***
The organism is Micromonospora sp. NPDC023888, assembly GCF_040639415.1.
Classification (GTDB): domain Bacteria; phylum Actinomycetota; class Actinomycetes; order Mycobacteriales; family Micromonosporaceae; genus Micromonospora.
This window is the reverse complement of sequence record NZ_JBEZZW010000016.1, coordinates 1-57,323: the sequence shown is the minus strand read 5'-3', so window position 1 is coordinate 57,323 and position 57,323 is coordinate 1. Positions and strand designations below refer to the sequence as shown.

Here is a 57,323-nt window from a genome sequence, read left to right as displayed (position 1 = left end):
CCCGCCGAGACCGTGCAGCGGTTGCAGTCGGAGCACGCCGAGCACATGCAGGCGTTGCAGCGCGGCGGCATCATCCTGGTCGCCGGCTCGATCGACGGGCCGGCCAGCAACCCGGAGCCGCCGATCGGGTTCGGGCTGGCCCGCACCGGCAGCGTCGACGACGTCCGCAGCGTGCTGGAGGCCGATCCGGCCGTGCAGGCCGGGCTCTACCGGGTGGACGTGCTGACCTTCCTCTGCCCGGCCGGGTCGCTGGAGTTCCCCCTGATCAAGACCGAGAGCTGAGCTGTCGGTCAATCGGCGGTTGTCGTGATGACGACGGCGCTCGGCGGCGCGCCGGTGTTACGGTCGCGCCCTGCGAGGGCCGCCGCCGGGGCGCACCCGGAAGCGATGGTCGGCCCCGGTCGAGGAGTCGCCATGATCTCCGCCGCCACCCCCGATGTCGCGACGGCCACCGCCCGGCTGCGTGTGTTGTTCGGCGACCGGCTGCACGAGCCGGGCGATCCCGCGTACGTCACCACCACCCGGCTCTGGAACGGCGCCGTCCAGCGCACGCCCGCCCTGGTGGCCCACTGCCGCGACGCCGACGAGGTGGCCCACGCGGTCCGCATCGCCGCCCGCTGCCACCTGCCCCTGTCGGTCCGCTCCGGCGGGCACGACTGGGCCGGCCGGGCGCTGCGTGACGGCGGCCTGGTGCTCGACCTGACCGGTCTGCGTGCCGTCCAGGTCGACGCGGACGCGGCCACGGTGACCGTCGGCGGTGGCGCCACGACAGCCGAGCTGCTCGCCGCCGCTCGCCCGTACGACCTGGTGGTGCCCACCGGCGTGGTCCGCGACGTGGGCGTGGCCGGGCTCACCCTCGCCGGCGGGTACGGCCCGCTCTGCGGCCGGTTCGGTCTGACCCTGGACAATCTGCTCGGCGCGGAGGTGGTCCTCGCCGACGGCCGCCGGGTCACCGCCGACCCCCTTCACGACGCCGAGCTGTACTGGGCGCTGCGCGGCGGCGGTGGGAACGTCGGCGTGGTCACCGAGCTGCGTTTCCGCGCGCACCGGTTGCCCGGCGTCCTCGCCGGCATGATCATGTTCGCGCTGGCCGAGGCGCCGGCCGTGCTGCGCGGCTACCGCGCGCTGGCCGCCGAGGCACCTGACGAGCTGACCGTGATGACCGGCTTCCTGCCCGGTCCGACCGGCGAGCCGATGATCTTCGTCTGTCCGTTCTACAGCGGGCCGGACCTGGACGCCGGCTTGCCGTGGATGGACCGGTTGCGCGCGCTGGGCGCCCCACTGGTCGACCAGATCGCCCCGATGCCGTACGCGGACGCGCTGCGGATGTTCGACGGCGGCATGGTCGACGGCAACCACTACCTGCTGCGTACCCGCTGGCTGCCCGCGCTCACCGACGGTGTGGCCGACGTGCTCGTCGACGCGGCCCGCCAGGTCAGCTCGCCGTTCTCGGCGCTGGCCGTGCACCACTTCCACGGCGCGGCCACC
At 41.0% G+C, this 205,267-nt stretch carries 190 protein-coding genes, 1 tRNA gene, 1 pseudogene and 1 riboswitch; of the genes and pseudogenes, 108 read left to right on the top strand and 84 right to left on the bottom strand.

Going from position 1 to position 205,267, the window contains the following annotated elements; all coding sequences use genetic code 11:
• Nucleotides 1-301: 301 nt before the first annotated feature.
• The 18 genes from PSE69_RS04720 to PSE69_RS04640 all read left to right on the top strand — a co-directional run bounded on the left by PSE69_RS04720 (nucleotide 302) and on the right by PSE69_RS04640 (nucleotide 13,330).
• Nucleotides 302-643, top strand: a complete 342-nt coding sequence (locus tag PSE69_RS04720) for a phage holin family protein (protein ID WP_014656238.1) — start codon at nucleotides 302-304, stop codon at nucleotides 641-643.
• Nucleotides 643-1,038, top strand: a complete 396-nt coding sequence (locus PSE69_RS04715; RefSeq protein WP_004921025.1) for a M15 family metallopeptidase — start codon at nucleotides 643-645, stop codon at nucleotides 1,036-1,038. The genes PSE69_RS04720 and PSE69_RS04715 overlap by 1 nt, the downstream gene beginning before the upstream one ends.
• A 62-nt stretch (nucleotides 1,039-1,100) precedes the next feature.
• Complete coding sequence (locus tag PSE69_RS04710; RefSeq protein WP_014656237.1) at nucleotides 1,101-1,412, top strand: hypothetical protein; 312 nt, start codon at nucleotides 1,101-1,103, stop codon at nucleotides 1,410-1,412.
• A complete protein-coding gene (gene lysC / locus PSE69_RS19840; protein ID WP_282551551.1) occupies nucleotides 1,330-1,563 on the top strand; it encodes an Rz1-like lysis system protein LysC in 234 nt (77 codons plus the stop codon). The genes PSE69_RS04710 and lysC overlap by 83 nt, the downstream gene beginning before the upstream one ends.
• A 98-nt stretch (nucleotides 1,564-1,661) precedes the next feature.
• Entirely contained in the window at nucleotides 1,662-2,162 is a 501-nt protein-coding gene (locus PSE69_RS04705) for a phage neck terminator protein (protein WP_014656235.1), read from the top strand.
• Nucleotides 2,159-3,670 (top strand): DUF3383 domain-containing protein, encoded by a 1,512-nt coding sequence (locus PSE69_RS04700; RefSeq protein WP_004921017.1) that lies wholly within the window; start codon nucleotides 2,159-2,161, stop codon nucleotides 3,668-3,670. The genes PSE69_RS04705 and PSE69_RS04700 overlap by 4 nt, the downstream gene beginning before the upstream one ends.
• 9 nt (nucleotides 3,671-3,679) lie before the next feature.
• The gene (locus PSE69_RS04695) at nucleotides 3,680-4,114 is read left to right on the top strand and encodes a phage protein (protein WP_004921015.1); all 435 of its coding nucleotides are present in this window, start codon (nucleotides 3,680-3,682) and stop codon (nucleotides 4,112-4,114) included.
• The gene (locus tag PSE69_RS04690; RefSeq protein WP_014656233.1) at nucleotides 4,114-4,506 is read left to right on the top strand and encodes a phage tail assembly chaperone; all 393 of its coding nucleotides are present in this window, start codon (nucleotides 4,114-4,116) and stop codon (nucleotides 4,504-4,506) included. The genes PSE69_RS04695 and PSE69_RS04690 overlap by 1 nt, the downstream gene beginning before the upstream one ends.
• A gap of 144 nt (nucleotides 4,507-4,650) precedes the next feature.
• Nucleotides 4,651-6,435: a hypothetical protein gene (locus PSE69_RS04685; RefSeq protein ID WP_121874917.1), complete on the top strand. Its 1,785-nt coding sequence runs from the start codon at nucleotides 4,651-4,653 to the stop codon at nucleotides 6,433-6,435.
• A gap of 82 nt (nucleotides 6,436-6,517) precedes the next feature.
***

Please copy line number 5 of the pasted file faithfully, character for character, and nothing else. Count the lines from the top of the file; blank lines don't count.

CCCGCCGAGACCGTGCAGCGGTTGCAGTCGGAGCACGCCGAGCACATGCAGGCGTTGCAGCGCGGCGGCATCATCCTGGTCGCCGGCTCGATCGACGGGCCGGCCAGCAACCCGGAGCCGCCGATCGGGTTCGGGCTGGCCCGCACCGGCAGCGTCGACGACGTCCGCAGCGTGCTGGAGGCCGATCCGGCCGTGCAGGCCGGGCTCTACCGGGTGGACGTGCTGACCTTCCTCTGCCCGGCCGGGTCGCTGGAGTTCCCCCTGATCAAGACCGAGAGCTGAGCTGTCGGTCAATCGGCGGTTGTCGTGATGACGACGGCGCTCGGCGGCGCGCCGGTGTTACGGTCGCGCCCTGCGAGGGCCGCCGCCGGGGCGCACCCGGAAGCGATGGTCGGCCCCGGTCGAGGAGTCGCCATGATCTCCGCCGCCACCCCCGATGTCGCGACGGCCACCGCCCGGCTGCGTGTGTTGTTCGGCGACCGGCTGCACGAGCCGGGCGATCCCGCGTACGTCACCACCACCCGGCTCTGGAACGGCGCCGTCCAGCGCACGCCCGCCCTGGTGGCCCACTGCCGCGACGCCGACGAGGTGGCCCACGCGGTCCGCATCGCCGCCCGCTGCCACCTGCCCCTGTCGGTCCGCTCCGGCGGGCACGACTGGGCCGGCCGGGCGCTGCGTGACGGCGGCCTGGTGCTCGACCTGACCGGTCTGCGTGCCGTCCAGGTCGACGCGGACGCGGCCACGGTGACCGTCGGCGGTGGCGCCACGACAGCCGAGCTGCTCGCCGCCGCTCGCCCGTACGACCTGGTGGTGCCCACCGGCGTGGTCCGCGACGTGGGCGTGGCCGGGCTCACCCTCGCCGGCGGGTACGGCCCGCTCTGCGGCCGGTTCGGTCTGACCCTGGACAATCTGCTCGGCGCGGAGGTGGTCCTCGCCGACGGCCGCCGGGTCACCGCCGACCCCCTTCACGACGCCGAGCTGTACTGGGCGCTGCGCGGCGGCGGTGGGAACGTCGGCGTGGTCACCGAGCTGCGTTTCCGCGCGCACCGGTTGCCCGGCGTCCTCGCCGGCATGATCATGTTCGCGCTGGCCGAGGCGCCGGCCGTGCTGCGCGGCTACCGCGCGCTGGCCGCCGAGGCACCTGACGAGCTGACCGTGATGACCGGCTTCCTGCCCGGTCCGACCGGCGAGCCGATGATCTTCGTCTGTCCGTTCTACAGCGGGCCGGACCTGGACGCCGGCTTGCCGTGGATGGACCGGTTGCGCGCGCTGGGCGCCCCACTGGTCGACCAGATCGCCCCGATGCCGTACGCGGACGCGCTGCGGATGTTCGACGGCGGCATGGTCGACGGCAACCACTACCTGCTGCGTACCCGCTGGCTGCCCGCGCTCACCGACGGTGTGGCCGACGTGCTCGTCGACGCGGCCCGCCAGGTCAGCTCGCCGTTCTCGGCGCTGGCCGTGCACCACTTCCACGGCGCGGCCACC